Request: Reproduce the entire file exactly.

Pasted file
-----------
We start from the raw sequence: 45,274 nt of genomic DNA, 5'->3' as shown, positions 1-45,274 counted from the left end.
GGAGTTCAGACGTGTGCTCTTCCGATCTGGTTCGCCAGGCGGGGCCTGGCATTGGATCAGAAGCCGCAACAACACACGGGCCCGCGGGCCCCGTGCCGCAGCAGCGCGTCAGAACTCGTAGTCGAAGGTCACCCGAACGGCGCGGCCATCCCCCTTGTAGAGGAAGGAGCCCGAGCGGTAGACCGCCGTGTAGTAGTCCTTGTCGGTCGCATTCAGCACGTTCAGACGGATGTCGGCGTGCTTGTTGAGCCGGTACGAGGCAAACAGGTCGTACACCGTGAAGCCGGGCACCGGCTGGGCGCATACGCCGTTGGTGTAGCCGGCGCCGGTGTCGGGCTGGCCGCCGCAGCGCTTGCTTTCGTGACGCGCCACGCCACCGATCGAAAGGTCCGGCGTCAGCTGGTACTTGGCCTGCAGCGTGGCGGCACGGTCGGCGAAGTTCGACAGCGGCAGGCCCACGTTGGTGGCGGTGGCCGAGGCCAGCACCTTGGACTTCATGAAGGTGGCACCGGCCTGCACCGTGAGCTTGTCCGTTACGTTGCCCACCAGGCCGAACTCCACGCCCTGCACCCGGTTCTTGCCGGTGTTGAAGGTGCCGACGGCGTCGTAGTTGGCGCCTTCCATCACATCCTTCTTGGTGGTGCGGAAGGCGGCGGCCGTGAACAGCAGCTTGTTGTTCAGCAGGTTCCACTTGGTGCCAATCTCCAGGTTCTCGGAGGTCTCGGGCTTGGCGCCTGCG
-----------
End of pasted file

We start from the raw sequence: 45,274 nt of genomic DNA, 5'->3' as shown, positions 1-45,274 counted from the left end.
GGAGTTCAGACGTGTGCTCTTCCGATCTGGTTCGCCAGGCGGGGCCTGGCATTGGATCAGAAGCCGCAACAACACACGGGCCCGCGGGCCCCGTGCCGCAGCAGCGCGTCAGAACTCGTAGTCGAAGGTCACCCGAACGGCGCGGCCATCCCCCTTGTAGAGGAAGGAGCCCGAGCGGTAGACCGCCGTGTAGTAGTCCTTGTCGGTCGCATTCAGCACGTTCAGACGGATGTCGGCGTGCTTGTTGAGCCGGTACGAGGCAAACAGGTCGTACACCGTGAAGCCGGGCACCGGCTGGGCGCATACGCCGTTGGTGTAGCCGGCGCCGGTGTCGGGCTGGCCGCCGCAGCGCTTGCTTTCGTGACGCGCCACGCCACCGATCGAAAGGTCCGGCGTCAGCTGGTACTTGGCCTGCAGCGTGGCGGCACGGTCGGCGAAGTTCGACAGCGGCAGGCCCACGTTGGTGGCGGTGGCCGAGGCCAGCACCTTGGACTTCATGAAGGTGGCACCGGCCTGCACCGTGAGCTTGTCCGTTACGTTGCCCACCAGGCCGAACTCCACGCCCTGCACCCGGTTCTTGCCGGTGTTGAAGGTGCCGACGGCGTCGTAGTTGGCGCCTTCCATCACATCCTTCTTGGTGGTGCGGAAGGCGGCGGCCGTGAACAGCAGCTTGTTGTTCAGCAGGTTCCACTTGGTGCCAATCTCCAGGTTCTCGGAGGTCTCGGGCTTGGCGCCTGCG